Miss Dots Delicious Dining

Miss Dots

1715 University Blvd

Tuscaloosa, AL 35401

            Miss Dots Chicken Shop is one of the many restaurants Tuscaloosa has added to its growing foodie scene in recent months. Miss Dots Tuscaloosa is the newest addition to John Cassimus’ quickly growing collection of restaurants. He and business partner Tyre Stuckey opened a Miss Dots location in the Birmingham township of Mountain Brook just a few weeks before their Tuscaloosa launch. Risky? The men don’t seem to think so. The new fast casual chain is the second that the duo has tackled; the first is the contagious Zoes Kitchen that is quickly spreading across the southeast. The new up-and-coming Miss Dots chain is sure to make a huge impact with its traditional southern cuisine in a fast casual setting.

Owners aptly named Miss Dots after a local culinary inspiration, Miss Leona Rogers— AKA Dot. Miss Dot and owners have created the perfect mixture of a southern at-home meal and a fast dining experience unprecedented in Tuscaloosa. The restaurant is located within Tuscaloosa’s forgotten mile, bridging the gap of between The Strip and Downtown. With plenty of parking and brand new sidewalks, Miss Dots is easily accessible to Tuscaloosa locals and students alike. Continue reading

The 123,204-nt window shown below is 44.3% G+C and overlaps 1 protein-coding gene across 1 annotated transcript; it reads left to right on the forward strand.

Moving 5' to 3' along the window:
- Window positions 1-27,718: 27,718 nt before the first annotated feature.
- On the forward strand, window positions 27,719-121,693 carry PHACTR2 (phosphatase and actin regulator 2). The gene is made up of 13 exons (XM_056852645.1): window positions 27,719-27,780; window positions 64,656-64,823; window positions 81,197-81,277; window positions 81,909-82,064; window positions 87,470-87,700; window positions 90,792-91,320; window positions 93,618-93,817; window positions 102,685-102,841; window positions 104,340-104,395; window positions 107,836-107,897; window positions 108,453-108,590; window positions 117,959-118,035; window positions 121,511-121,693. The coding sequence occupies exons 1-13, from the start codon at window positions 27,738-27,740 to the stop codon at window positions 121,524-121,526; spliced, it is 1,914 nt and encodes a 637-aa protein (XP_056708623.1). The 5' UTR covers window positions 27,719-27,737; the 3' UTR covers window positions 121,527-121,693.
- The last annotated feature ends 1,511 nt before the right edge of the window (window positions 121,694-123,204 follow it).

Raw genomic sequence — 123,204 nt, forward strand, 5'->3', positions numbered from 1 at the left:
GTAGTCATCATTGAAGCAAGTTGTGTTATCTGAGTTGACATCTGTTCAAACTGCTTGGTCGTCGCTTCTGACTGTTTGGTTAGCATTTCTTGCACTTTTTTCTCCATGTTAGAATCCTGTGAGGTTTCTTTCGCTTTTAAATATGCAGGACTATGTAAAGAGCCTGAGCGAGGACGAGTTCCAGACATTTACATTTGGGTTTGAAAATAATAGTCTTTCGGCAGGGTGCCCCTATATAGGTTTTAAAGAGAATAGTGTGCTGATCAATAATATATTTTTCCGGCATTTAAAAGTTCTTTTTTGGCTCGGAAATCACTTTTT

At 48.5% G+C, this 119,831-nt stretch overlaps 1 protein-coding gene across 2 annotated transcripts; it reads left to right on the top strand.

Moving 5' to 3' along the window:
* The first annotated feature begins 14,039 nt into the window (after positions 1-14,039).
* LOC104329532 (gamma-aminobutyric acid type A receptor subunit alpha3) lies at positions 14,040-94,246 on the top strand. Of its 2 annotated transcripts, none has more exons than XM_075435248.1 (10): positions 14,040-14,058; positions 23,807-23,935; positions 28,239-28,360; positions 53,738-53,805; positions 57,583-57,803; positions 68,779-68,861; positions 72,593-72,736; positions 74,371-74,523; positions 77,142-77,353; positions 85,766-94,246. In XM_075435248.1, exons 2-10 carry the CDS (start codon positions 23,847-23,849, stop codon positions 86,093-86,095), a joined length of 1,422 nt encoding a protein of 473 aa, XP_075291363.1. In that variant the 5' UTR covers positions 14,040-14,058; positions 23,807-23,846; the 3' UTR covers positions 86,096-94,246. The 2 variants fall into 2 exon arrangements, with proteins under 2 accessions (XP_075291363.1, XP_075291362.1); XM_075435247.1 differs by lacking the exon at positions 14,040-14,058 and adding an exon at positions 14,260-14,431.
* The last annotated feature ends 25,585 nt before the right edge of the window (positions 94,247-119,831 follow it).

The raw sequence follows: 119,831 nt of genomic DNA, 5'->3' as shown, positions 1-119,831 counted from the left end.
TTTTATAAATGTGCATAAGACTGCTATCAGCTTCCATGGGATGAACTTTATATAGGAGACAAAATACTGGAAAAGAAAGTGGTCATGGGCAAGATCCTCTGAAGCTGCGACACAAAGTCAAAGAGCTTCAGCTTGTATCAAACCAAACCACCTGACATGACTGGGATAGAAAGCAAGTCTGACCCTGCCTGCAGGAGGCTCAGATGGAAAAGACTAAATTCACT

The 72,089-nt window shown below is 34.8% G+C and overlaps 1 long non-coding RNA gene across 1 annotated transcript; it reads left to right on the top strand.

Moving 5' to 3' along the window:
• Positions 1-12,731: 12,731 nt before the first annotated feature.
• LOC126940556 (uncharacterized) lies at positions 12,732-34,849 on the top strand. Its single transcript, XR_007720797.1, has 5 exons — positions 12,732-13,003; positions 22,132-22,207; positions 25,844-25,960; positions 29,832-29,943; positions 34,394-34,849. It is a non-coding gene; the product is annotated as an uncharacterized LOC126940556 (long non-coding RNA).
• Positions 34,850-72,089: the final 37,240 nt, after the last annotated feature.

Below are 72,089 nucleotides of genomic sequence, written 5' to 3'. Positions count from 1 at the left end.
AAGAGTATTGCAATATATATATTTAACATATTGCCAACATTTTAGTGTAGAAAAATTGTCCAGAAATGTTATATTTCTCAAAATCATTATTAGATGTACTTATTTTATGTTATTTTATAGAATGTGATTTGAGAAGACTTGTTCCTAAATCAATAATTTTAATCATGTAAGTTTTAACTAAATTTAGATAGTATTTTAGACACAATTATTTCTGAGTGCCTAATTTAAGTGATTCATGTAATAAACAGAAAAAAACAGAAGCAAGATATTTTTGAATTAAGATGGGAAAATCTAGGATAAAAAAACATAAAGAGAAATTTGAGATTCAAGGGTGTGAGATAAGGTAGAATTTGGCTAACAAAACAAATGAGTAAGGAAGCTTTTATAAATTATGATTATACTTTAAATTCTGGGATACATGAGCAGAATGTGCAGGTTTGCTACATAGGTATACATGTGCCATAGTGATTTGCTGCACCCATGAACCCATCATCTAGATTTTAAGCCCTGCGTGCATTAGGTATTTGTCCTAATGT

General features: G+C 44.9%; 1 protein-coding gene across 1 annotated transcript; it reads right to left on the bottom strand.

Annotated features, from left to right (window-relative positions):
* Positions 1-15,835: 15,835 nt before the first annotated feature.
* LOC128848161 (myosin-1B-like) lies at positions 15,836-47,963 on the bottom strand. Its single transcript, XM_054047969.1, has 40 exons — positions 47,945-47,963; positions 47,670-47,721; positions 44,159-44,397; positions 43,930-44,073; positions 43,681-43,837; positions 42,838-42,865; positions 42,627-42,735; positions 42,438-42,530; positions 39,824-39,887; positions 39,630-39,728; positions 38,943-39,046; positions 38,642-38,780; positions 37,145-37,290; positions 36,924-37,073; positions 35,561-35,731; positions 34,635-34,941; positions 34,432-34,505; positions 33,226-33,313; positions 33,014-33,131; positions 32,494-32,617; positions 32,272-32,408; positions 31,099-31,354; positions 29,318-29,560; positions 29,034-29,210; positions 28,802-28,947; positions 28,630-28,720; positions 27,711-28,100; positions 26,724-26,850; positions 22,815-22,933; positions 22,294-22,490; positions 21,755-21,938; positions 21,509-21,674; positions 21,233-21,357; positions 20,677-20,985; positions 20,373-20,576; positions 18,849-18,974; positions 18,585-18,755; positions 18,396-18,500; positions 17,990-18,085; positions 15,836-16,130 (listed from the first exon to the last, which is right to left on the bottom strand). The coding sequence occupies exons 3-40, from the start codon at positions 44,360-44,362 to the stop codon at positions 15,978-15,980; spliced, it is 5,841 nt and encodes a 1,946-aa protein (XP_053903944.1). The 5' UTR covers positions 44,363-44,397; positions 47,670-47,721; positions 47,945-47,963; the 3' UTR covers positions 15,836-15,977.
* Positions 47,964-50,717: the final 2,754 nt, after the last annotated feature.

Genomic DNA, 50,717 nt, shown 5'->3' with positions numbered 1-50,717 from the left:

“Hearty Soul Food:” Healthy Pan-Fried Grit-Cakes

“Rather than portray the complexity of this cuisine and its changes throughout the late 19th and 20th centuries, many writers played up its more exotic aspects (i.e., animal entrails) and simply famed the cuisine as a remnant of poverty-driven antebellum survival food.”

Bryant Terry

grit cakes

In Bryant Terry’s article “Reclaiming True Grits,” he claims that, in the past several decades, soul food has become synonymous with comfort food—fried chicken glistening with grease; starchy, creamy macaroni and cheese; and, of course, grits, typically instant—and many in the African American community are suffering for it. However, this soul food, the sort romanticized by food writers, is not the soul food of tradition, but what Terry calls “instant soul food” and “a dishonest representation of African American cuisine.” It’s the food you find on a Cracker Barrel plate, not a traditional Southern meal. Continue reading